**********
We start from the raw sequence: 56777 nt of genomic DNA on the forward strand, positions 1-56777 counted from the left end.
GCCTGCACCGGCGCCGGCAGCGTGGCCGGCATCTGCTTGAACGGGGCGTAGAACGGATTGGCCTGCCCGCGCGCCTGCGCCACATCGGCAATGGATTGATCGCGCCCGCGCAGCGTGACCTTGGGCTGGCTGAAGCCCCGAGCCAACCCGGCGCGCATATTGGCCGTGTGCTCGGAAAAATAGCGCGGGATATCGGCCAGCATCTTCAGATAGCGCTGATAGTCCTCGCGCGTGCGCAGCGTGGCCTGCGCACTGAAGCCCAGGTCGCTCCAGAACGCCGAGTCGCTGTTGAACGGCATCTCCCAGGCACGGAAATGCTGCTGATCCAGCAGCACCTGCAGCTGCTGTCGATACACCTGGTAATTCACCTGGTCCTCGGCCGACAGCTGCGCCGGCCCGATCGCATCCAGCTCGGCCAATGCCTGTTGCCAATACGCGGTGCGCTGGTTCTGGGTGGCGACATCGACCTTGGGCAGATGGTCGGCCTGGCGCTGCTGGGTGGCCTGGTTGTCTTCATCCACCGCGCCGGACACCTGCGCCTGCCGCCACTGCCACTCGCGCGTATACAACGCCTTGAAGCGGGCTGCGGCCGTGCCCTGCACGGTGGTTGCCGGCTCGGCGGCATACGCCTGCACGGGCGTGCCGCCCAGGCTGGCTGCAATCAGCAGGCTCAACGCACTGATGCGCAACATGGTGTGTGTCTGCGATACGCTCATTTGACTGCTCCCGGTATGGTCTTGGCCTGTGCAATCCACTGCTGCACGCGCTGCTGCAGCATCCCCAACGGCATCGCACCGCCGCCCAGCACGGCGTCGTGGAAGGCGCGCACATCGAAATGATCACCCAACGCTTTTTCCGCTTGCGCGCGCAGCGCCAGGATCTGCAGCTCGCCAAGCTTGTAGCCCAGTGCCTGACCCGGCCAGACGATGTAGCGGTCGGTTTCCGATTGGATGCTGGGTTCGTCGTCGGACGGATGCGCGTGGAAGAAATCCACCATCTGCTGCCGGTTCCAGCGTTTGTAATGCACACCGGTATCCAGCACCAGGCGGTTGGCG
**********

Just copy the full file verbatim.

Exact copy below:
We start from the raw sequence: 56777 nt of genomic DNA on the forward strand, positions 1-56777 counted from the left end.
GCCTGCACCGGCGCCGGCAGCGTGGCCGGCATCTGCTTGAACGGGGCGTAGAACGGATTGGCCTGCCCGCGCGCCTGCGCCACATCGGCAATGGATTGATCGCGCCCGCGCAGCGTGACCTTGGGCTGGCTGAAGCCCCGAGCCAACCCGGCGCGCATATTGGCCGTGTGCTCGGAAAAATAGCGCGGGATATCGGCCAGCATCTTCAGATAGCGCTGATAGTCCTCGCGCGTGCGCAGCGTGGCCTGCGCACTGAAGCCCAGGTCGCTCCAGAACGCCGAGTCGCTGTTGAACGGCATCTCCCAGGCACGGAAATGCTGCTGATCCAGCAGCACCTGCAGCTGCTGTCGATACACCTGGTAATTCACCTGGTCCTCGGCCGACAGCTGCGCCGGCCCGATCGCATCCAGCTCGGCCAATGCCTGTTGCCAATACGCGGTGCGCTGGTTCTGGGTGGCGACATCGACCTTGGGCAGATGGTCGGCCTGGCGCTGCTGGGTGGCCTGGTTGTCTTCATCCACCGCGCCGGACACCTGCGCCTGCCGCCACTGCCACTCGCGCGTATACAACGCCTTGAAGCGGGCTGCGGCCGTGCCCTGCACGGTGGTTGCCGGCTCGGCGGCATACGCCTGCACGGGCGTGCCGCCCAGGCTGGCTGCAATCAGCAGGCTCAACGCACTGATGCGCAACATGGTGTGTGTCTGCGATACGCTCATTTGACTGCTCCCGGTATGGTCTTGGCCTGTGCAATCCACTGCTGCACGCGCTGCTGCAGCATCCCCAACGGCATCGCACCGCCGCCCAGCACGGCGTCGTGGAAGGCGCGCACATCGAAATGATCACCCAACGCTTTTTCCGCTTGCGCGCGCAGCGCCAGGATCTGCAGCTCGCCAAGCTTGTAGCCCAGTGCCTGACCCGGCCAGACGATGTAGCGGTCGGTTTCCGATTGGATGCTGGGTTCGTCGTCGGACGGATGCGCGTGGAAGAAATCCACCATCTGCTGCCGGTTCCAGCGTTTGTAATGCACACCGGTATCCAGCACCAGGCGGTTGGCG